Psychotherapeutic Interventions Improve Emotional Competencies in Multiple Sclerosis

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Researchers sought to investigate the impact of ACT and MSR on symptoms and emotional competencies in patients with MS.

Acceptance and Commitment Therapy (ACT) and Mindfulness-Based Stress Reduction (MBSR) psychotherapeutic interventions may help patients with multiple sclerosis (MS) by reducing secondary symptoms and enhancing emotional competencies, according to study findings published in Multiple Sclerosis and Related Disorders.

Patients with MS tend to experience more insomnia, depression, fatigue, paresthesia, and have difficulty with emotional competencies than the general population. For this study, researchers at Stanford University and Isfahan University of Medical Sciences evaluated whether novel psychotherapeutic interventions may improve these secondary symptoms.

Researchers recruited adults (N=78) with MS registered at the Isfahan Neuroscience Research Center in Iran. Participants were randomly assigned to receive ACT (n=26), MBSR (n=25), or waitlist (n=25). ACT and MBSR were delivered weekly for 8 weeks with each session lasting 90-120 minutes. At baseline and weeks 4 and 8, patients were evaluated for insomnia, depression, fatigue, paresthesia, and emotional competencies.

The ACT, MBSR, and control cohorts were aged mean 37.21 (standard deviation [SD], 9.83), 38.80 (SD, 6.01), and 40.20 (SD, 10.72) years, respectively; the male:female ratios were 3:23, 4:21, and 7:18, respectively; and median Expanded Disability Status Scale (EDSS) scores were 1.75 (range, 0-5.5), 2.00 (range, 0-4.0), and 2 (range, 0-5.0), respectively.

Overall, significant time effects were observed for depression, insomnia, paresthesia, perception and acknowledgement of own emotions, emotional expressivity (all P <.001), and perception of others’ emotions (P <.01).

Significant group effects were observed for depression (P <.05), insomnia (P <.001), paresthesia (P <.01), perception and acknowledgement of own emotions (P <.05), regulation and control of own emotions (P <.05), and emotional expressivity (P <.01).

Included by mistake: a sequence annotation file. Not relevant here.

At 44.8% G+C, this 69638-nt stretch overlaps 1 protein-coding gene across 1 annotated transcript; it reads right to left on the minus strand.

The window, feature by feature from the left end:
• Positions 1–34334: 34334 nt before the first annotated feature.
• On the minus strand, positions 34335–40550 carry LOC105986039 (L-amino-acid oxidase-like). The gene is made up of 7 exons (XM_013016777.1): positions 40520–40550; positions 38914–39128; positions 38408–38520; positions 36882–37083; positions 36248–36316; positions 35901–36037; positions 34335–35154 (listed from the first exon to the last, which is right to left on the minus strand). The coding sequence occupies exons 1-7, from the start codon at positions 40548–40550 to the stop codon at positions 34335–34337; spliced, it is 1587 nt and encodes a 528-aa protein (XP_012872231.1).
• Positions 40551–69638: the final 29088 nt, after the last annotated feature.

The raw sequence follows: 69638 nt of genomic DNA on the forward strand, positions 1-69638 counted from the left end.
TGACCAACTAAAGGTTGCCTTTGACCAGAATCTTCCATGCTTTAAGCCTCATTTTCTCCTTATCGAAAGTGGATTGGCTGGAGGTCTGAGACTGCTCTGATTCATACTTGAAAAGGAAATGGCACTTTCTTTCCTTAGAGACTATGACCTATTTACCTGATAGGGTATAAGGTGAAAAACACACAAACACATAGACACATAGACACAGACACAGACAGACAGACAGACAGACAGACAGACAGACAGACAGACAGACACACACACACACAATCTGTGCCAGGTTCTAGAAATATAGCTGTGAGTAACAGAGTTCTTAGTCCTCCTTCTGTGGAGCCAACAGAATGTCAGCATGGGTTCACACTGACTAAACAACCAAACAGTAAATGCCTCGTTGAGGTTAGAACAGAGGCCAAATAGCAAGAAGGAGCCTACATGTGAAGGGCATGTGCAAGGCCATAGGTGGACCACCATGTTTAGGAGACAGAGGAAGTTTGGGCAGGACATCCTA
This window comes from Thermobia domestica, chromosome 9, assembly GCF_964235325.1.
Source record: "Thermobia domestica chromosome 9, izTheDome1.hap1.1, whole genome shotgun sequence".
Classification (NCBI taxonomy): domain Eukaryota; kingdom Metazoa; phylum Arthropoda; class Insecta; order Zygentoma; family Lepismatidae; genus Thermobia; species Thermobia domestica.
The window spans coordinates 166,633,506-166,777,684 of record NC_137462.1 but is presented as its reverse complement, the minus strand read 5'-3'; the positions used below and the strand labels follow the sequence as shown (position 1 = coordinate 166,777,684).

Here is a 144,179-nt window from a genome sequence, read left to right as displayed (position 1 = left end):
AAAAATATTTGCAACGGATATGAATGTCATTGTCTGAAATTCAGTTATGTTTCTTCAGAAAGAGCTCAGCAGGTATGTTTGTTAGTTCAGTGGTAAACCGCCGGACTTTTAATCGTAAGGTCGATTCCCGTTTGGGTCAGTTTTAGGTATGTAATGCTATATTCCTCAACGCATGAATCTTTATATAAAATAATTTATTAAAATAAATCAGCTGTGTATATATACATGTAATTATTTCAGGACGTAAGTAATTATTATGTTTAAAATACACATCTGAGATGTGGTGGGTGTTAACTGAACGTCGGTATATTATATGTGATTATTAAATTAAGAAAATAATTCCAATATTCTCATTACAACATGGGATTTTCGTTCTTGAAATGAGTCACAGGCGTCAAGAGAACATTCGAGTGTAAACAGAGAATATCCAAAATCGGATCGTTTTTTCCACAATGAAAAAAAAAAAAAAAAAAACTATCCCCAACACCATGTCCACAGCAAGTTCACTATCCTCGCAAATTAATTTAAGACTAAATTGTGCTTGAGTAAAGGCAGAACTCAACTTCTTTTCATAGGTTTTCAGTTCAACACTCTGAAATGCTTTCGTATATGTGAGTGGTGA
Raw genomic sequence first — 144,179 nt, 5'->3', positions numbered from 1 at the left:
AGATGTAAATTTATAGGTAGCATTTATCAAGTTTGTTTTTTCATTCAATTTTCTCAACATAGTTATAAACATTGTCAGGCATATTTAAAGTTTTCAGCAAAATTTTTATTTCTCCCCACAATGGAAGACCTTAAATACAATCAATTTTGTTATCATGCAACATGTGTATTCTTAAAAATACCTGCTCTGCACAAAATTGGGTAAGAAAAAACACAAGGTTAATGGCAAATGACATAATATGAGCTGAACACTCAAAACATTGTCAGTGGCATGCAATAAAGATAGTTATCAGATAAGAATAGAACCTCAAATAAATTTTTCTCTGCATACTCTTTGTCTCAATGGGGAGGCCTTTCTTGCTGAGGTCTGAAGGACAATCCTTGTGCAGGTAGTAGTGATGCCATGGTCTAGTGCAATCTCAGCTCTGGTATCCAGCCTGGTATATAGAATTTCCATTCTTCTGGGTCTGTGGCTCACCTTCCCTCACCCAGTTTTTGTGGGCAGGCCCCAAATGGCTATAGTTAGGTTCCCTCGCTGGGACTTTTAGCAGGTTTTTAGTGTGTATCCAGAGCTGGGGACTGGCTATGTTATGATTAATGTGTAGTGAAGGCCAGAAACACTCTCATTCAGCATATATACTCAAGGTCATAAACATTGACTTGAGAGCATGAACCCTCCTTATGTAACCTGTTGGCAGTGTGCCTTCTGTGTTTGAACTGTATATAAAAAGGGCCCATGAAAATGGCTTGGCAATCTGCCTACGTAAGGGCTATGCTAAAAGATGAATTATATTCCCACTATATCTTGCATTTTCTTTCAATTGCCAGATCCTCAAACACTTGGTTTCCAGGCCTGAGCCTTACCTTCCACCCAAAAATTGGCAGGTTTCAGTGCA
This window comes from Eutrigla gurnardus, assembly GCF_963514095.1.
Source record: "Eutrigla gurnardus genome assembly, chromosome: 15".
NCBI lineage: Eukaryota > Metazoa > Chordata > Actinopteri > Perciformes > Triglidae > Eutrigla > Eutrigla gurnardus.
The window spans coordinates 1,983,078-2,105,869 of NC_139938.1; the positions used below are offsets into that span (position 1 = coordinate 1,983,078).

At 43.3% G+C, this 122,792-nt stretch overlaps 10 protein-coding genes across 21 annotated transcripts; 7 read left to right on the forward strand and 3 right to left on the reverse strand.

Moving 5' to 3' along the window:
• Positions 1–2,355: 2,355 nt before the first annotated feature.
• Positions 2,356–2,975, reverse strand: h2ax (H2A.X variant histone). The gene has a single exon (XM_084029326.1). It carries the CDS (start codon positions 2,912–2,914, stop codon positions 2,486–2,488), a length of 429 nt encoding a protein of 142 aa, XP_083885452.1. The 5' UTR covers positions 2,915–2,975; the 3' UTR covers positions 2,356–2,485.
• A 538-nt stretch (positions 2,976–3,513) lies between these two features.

Time-by-group interactions were observed for depression (P <.001), insomnia (P <.05), fatigue (P <.05), paresthesia (P <.01), perception and acknowledgement of own emotions (P <.001), and perception of others’ emotions (P <.001).

Compared between active interventions, neither the ACT nor the MBSR program was significantly favored over the other for any outcomes (all P ≥.11) and the interventions had small or trivial effect sizes (all d <.46).

This study may have been limited by the choice of using waitlist as the control condition, instead of another intervention which included social interaction.

This study found that both the ACT and MBSR psychotherapeutic interventions associated with significant improvements to depression, insomnia, paresthesia, and emotional competencies compared with waitlist.

“Psychotherapeutic interventions such as these should be considered as a means of decreasing symptoms and increasing emotional competencies among individuals with MS,” the researchers stated. However, there is little evidence to support 1 intervention over the other. Additional study of ACT and MBSR in the setting of MS is needed.

Reference

Sadeghi-Bahmani D, Esmaeili L, Mokhtari F, et al. Effects of Acceptance and Commitment Therapy (ACT) and Mindfulness-Based Stress Reduction (MBSR) on symptoms and emotional competencies in individuals with Multiple Sclerosis. Mult Scler Relat Disord. Published online July 6, 2022. doi:10.1016/j.msard.2022.104029